CD4+ T cells against HA and EBNA2 in pancreatic cancer patients. CD4+ T cells from 21 pancreatic cancer patients were tested as described in Materials and Methods with the HA and EBNA2 peptides. Results for the 17 responders are shown. For [3H]thymidine incorporation assays, all data from the five replicates in the absence (CD4 + APC) or in the presence of the peptides are reported. For cytokine release assays, supernatants from the five wells were pooled and determination was performed in duplicate. Samples from peptide-stimulated cells were considered positive if at least double the values from unstimulated cells and above 50 pg/ml. The mean value of the unstimulated cells was subtracted from each value of peptide- stimulated cells and data reported are means of duplicate determinations ± SD. Responses significantly higher than the blanks (i.e., CD4 + APC) are indicated as ∗, p < 0.05; ∗∗, 0.001 < p < 0.05; and ∗∗∗, p < 0.001 (determined by unpaired, one-tailed Student’s t test).

FIGURE 3.

CD4+ T cells against HA and EBNA2 in pancreatic cancer patients. CD4+ T cells from 21 pancreatic cancer patients were tested as described in Materials and Methods with the HA and EBNA2 peptides. Results for the 17 responders are shown. For [3H]thymidine incorporation assays, all data from the five replicates in the absence (CD4 + APC) or in the presence of the peptides are reported. For cytokine release assays, supernatants from the five wells were pooled and determination was performed in duplicate. Samples from peptide-stimulated cells were considered positive if at least double the values from unstimulated cells and above 50 pg/ml. The mean value of the unstimulated cells was subtracted from each value of peptide- stimulated cells and data reported are means of duplicate determinations ± SD. Responses significantly higher than the blanks (i.e., CD4 + APC) are indicated as ∗, p < 0.05; ∗∗, 0.001 < p < 0.05; and ∗∗∗, p < 0.001 (determined by unpaired, one-tailed Student’s t test).

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FIGURE 4.

CD4+ T cells against HA and EBNA2 in normal donors. CD4+ T cells from 12 normal donors were tested as described in Materials and Methods with the HA and EBNA2 peptides. Results for the nine responders are shown. For [3H]thymidine incorporation assays, all data from the five replicates in the absence (CD4 + APC) or in the presence of the peptides are reported. For cytokine release assays, supernatants from the five wells were pooled and determination was performed in duplicate. Samples from peptide-stimulated cells were considered positive if at least double the values from unstimulated cells and above 50 pg/ml. The mean value of the unstimulated cells was subtracted from each value of peptide-stimulated cells and data reported are means of duplicate determinations ± SD. Responses significantly higher than the blanks (i.e., CD4 + APC) are indicated as ∗, p < 0.05; ∗∗, 0.001 < p < 0.05, and ∗∗∗, p < 0.001 (determined by unpaired, one-tailed Student’s t test). n.t., Peptide not tested; n.d., cytokine not determined.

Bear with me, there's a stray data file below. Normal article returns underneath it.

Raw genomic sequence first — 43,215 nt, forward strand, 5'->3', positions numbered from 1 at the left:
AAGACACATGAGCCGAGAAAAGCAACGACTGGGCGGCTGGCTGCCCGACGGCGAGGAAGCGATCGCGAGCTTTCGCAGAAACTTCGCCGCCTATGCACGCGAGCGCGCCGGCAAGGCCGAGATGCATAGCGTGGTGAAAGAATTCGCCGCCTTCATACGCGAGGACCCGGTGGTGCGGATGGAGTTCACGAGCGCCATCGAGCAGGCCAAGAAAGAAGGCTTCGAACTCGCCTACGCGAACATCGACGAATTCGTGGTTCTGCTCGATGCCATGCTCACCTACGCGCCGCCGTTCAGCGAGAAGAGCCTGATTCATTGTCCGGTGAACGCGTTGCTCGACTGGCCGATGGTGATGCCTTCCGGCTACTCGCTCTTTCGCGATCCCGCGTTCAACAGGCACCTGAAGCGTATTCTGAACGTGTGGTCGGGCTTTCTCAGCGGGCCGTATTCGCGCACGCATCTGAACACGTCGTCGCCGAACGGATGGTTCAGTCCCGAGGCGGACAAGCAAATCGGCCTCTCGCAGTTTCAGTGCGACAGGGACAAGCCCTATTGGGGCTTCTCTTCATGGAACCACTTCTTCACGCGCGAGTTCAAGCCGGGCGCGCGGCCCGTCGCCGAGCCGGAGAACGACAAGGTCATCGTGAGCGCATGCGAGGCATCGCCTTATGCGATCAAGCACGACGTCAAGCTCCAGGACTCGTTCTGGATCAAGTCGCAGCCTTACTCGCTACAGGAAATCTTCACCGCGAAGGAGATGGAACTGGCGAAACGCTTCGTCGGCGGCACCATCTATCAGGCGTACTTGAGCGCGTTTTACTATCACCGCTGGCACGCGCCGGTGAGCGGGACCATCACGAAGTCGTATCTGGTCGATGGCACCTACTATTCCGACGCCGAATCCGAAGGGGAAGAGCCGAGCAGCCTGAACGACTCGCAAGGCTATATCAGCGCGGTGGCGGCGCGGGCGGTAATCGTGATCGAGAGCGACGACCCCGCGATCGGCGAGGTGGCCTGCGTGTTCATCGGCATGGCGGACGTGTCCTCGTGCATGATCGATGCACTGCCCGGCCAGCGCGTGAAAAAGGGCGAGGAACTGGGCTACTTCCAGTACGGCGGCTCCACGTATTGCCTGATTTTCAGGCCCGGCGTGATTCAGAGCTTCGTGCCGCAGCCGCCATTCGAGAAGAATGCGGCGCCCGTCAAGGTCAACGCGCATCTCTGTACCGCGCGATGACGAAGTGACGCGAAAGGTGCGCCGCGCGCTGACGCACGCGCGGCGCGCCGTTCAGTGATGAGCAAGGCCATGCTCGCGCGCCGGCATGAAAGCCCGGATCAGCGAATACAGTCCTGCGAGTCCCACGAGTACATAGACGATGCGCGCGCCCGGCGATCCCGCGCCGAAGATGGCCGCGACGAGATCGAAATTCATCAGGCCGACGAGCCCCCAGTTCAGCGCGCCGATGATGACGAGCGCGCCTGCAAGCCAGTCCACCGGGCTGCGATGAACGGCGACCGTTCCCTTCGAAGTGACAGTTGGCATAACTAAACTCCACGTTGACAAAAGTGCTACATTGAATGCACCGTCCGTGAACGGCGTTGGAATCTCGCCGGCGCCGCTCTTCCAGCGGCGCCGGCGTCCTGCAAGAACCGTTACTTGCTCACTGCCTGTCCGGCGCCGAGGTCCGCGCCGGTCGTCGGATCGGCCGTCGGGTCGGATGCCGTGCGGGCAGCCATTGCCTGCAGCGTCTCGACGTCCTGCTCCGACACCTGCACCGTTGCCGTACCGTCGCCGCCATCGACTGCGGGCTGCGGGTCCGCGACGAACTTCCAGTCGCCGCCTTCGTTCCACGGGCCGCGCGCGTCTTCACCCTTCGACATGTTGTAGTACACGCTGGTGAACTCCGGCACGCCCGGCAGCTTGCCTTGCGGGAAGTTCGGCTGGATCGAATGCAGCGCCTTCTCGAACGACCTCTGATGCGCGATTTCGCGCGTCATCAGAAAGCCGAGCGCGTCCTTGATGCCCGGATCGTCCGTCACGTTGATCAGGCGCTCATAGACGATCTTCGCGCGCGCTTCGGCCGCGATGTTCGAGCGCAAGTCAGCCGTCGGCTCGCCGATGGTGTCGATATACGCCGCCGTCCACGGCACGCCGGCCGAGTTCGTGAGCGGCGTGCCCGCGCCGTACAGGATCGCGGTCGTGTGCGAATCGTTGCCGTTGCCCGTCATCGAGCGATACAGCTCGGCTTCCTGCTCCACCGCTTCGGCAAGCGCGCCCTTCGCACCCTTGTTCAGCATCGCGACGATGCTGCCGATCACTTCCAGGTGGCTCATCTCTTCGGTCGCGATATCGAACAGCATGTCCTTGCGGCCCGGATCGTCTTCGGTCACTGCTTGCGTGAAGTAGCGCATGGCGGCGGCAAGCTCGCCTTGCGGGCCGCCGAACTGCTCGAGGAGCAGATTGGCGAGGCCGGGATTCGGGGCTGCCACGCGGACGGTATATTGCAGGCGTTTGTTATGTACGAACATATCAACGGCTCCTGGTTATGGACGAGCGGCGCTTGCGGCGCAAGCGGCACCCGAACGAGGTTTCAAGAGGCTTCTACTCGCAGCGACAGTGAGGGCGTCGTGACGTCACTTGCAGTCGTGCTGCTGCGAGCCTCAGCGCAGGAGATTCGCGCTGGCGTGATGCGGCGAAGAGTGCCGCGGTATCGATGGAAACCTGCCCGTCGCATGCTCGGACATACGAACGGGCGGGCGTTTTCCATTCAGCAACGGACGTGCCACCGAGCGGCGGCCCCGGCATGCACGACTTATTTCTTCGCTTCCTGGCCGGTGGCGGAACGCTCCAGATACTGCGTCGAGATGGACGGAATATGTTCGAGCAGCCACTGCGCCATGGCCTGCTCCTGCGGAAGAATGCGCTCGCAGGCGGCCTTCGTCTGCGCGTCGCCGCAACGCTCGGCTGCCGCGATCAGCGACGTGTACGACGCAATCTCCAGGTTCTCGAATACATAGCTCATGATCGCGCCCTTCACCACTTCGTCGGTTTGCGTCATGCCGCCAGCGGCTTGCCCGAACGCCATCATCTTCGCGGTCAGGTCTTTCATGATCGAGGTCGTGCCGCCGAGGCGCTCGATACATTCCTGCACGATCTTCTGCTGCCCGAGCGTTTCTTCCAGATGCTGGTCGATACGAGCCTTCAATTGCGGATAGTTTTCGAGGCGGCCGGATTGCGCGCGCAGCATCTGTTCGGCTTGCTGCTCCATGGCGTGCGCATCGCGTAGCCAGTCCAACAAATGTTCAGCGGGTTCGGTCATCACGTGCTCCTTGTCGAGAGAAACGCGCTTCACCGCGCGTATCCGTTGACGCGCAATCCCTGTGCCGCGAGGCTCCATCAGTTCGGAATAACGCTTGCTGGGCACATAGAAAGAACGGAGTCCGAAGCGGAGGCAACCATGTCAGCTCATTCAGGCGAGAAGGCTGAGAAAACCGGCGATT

FIGURE 4.

CD4+ T cells against HA and EBNA2 in normal donors. CD4+ T cells from 12 normal donors were tested as described in Materials and Methods with the HA and EBNA2 peptides. Results for the nine responders are shown. For [3H]thymidine incorporation assays, all data from the five replicates in the absence (CD4 + APC) or in the presence of the peptides are reported. For cytokine release assays, supernatants from the five wells were pooled and determination was performed in duplicate. Samples from peptide-stimulated cells were considered positive if at least double the values from unstimulated cells and above 50 pg/ml. The mean value of the unstimulated cells was subtracted from each value of peptide-stimulated cells and data reported are means of duplicate determinations ± SD. Responses significantly higher than the blanks (i.e., CD4 + APC) are indicated as ∗, p < 0.05; ∗∗, 0.001 < p < 0.05, and ∗∗∗, p < 0.001 (determined by unpaired, one-tailed Student’s t test). n.t., Peptide not tested; n.d., cytokine not determined.

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FIGURE 5.

Anti-CEA and antiviral-specific CD4+ T cell immunity in normal donors and pancreatic cancer patients. A, Percentage of responders to CEA, HA, and EBNA2 peptides in normal donors (left) and pancreatic carcinoma patients (right). B, Percentage of responders among normal donors (left) and pancreatic carcinoma patients (right) to CEA, HA, EBNA2, and PHA in the different settings of cytokines produced alone or in combination. C, Responders are categorized based on the production of Th1 (IFN-γ), Th2 (IL-5), and Th1/Th2 (IFN-γ and IL-5) cytokines in response to CEA, HA, and EBNA2 peptides. Statistical differences in percentage of responders were determined by a one-tailed z test and are indicated as ∗∗, 0.001 < p < 0.05.

FIGURE 5.

Anti-CEA and antiviral-specific CD4+ T cell immunity in normal donors and pancreatic cancer patients. A, Percentage of responders to CEA, HA, and EBNA2 peptides in normal donors (left) and pancreatic carcinoma patients (right). B, Percentage of responders among normal donors (left) and pancreatic carcinoma patients (right) to CEA, HA, EBNA2, and PHA in the different settings of cytokines produced alone or in combination. C, Responders are categorized based on the production of Th1 (IFN-γ), Th2 (IL-5), and Th1/Th2 (IFN-γ and IL-5) cytokines in response to CEA, HA, and EBNA2 peptides. Statistical differences in percentage of responders were determined by a one-tailed z test and are indicated as ∗∗, 0.001 < p < 0.05.